Sterne, Laurence

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Sterne, Laurence (1713-1768): English, Novelist, Travel writer, Sermon writer.

Born in Ireland on November 24, 1713, Laurence Sterne became one of the greatest and most celebrated English novelists of the eighteenth century because of his masterpiece, Tristram Shandy. Because Sterne was poor, it simply was expected that he would become a clergyman; thus, his career derived not from an inclination or a desire but mere circumstances. Sterne was an ordained minister in the Church of England after attending Jesus College, Cambridge, but this career choice was inappropriate; he was perhaps unsuited for the clergy because of his sensual nature (he engaged in adulterous relationships and contracted syphilis), his bawdy and wicked sense of humor, and his combative nature. Sterne engaged in several bitter quarrels, such as his long dispute with his mother (he refused, for instance, her frequent requests for money) and with his Uncle Jaques (they fought over political matters such as Jaques’s support of Robert Walpole).

Sterne began his writing career by composing political tracts in support of Robert Walpole and other political figures endorsed by his Uncle Jaques, a prominent clergyman who possessed great influence over church politics, and thus over Sterne’s career. Sterne later wrote A Political Romance (1759), in which he supported his friend Dean Fountayne in that clergyman’s quarrel against Francis Topham; Topham held a judicial position within the church and made plans to ensure that his young son would inherit the position, a plan that unquestionably violated church policy. To Sterne’s surprise, Fountayne became angered by Sterne’s tract, an allegory of the episode that supported him. Fountayne felt that Sterne’s biting satire reflected badly upon him as a clergyman. Most copies of the allegory were burned.

Sterne then turned his attention to Tristram Shandy, which he had already started. The first two volumes were published in December 1759. In January 1761, Sterne published volumes three and four, with five and six coming in December 1761. Volumes seven and eight appeared in January 1765, with volume nine coming into print in January 1767, only fourteen months before his death. The publication history is notable for several reasons; for instance, Sterne’s novel, like other books of the era, was published in serial form, unlike literature today. Some people today who peruse a copy of Tristram Shandy assume that the book was published initially in its entirety. But from 1759 to 1767, Sterne’s book was essentially a work in progress, a work that could perhaps have evolved according to public opinion, such as the comments and feedback that Sterne received as the celebrated author (Sterne became famous almost immediately after the first two volumes appeared). One can easily discern that Sterne markedly slowed the pace in which he penned the succeeding volumes of Tristram Shandy, attributable to Sterne’s poor health, for he battled tuberculosis throughout his adult life.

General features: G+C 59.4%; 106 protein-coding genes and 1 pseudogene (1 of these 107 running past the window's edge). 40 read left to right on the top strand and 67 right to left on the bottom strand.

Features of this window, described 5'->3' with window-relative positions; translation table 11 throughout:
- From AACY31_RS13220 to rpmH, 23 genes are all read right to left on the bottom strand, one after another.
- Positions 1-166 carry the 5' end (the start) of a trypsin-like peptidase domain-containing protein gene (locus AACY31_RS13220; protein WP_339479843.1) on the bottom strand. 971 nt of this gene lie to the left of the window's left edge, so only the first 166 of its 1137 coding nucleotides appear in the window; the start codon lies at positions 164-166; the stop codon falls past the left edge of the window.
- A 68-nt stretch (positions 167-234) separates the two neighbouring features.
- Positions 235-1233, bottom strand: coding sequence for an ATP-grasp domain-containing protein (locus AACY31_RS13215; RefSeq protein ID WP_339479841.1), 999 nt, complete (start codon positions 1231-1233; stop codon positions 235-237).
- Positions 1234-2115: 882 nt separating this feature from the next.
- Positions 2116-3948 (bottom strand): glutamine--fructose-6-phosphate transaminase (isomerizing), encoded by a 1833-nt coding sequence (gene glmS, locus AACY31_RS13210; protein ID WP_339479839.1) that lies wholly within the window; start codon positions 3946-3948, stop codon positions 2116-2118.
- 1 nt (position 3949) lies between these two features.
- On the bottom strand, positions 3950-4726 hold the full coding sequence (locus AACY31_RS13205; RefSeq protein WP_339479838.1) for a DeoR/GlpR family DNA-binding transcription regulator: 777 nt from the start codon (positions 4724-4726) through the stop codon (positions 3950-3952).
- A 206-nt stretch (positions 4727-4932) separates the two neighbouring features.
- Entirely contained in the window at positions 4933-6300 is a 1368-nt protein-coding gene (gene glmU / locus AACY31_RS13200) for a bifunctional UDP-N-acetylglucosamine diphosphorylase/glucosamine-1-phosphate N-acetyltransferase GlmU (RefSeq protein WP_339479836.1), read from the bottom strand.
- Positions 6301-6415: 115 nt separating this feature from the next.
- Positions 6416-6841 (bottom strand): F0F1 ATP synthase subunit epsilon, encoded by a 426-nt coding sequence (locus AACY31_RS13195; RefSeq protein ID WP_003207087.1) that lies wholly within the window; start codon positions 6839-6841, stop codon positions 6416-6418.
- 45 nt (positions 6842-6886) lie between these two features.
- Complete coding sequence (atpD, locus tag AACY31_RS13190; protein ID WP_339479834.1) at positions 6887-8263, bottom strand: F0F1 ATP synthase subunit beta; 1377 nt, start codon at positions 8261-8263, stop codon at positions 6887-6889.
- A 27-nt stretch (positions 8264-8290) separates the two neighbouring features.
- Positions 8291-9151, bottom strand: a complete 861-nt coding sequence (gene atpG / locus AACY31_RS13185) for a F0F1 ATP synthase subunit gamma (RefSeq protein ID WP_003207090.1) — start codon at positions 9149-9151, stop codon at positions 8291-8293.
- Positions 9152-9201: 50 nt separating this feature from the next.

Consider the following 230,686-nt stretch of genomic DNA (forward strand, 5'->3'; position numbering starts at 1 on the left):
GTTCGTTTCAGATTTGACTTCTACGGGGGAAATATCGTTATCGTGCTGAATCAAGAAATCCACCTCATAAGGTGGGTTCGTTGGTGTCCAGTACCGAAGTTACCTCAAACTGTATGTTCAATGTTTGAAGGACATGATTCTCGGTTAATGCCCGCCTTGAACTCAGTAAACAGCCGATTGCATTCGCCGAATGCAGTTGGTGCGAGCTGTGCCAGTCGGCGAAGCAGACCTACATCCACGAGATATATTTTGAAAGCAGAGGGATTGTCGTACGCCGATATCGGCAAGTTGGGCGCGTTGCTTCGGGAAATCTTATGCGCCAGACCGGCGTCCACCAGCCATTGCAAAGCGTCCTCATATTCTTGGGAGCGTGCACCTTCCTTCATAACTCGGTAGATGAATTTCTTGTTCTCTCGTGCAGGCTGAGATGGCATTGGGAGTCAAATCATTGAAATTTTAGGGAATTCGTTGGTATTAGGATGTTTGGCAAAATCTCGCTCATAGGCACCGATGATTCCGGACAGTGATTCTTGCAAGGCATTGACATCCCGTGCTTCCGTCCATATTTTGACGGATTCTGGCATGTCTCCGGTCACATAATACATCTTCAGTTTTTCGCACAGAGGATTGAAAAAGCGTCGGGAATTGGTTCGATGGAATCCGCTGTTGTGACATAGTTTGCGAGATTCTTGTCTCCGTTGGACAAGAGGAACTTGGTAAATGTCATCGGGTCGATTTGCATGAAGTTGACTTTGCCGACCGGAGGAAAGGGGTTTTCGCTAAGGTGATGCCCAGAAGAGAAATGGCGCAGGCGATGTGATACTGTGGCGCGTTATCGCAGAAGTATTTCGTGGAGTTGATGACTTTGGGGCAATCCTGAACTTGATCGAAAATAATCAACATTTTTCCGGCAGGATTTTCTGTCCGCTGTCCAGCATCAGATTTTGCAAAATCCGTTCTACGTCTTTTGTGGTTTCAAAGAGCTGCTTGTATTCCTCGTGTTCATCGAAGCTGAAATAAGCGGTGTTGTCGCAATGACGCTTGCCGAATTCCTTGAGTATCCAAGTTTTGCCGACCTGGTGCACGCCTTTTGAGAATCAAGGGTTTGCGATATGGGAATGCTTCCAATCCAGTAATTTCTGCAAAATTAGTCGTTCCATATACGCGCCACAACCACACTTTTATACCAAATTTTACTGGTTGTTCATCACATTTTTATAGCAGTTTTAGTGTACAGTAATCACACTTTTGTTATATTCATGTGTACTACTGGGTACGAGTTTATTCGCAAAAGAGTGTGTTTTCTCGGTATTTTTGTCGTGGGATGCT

Sterne’s novel tells the stories of the narrator, Tristram Shandy, his father (Walter), and his sentimental Uncle Toby, a soldier who would not hurt a fly--literally. The book focuses on obsessions (hobby-horses), such as Walter’s philosophy and Uncle Toby’s preoccupation with fortifications. Sexuality also plays a prominent role in the novel. When the Widow Wadman falls for the soldier and desires to learn if Uncle Toby can function sexually (she fears that he has been rendered impotent because of a battle wound), she asks him about his wound; he declares that he will let her touch the very spot where he was wounded. She becomes afraid because she knows that modesty would forbid her to see and touch his genitals, but he returns, to her surprise, with a map to show her geographically where he was wounded.

The year before his death, Sterne wrote A Sentimental Journey and Journal to Eliza. The former work is an outstanding travel book concerning the adventures of Parson Yorick, a character from Tristram Shandy who most probably represents the author’s alter ego. This travel narrative is episodic and lacks a cohesive structure; York simply encounters various people, flirts with some, and considers events from a sentimental perspective--a perspective of which he is probably self-conscious. Journal to Eliza, another sentimental work, is based on the emotional, although not necessarily physical, relationship that Sterne enjoyed with a young married woman named Eliza Draper, who subsequently reunited with her husband in India. The journal tells of the narrator’s longing for Eliza and the desire to see her again--a wish that never came true. Apparently, Sterne wrote the journal to her and not to a public audience.

Laurence Sterne’s Tristram Shandy is unquestionably one of the finest literary achievements of the eighteenth century. The ingenious structure of the book and the adroit manner in which Sterne (or is it Tristram Shandy?) interweaves digressions and delightfully describes the unique and peculiar characters help to make this novel a masterpiece. The novel, along with A Sentimental Journey and Journal to Eliza, manifest Sterne’s skill as a sentimental writer, a talent that influenced later authors such as Oliver Goldsmith and Henry Mackenzie.

Further Reading:

Elizabeth Kraft, Laurence Sterne Revisited, 1996.

Melvyn New, ed., Critical Essays on Laurence Sterne, 1998.

Eric Sterling

Auburn Montgomery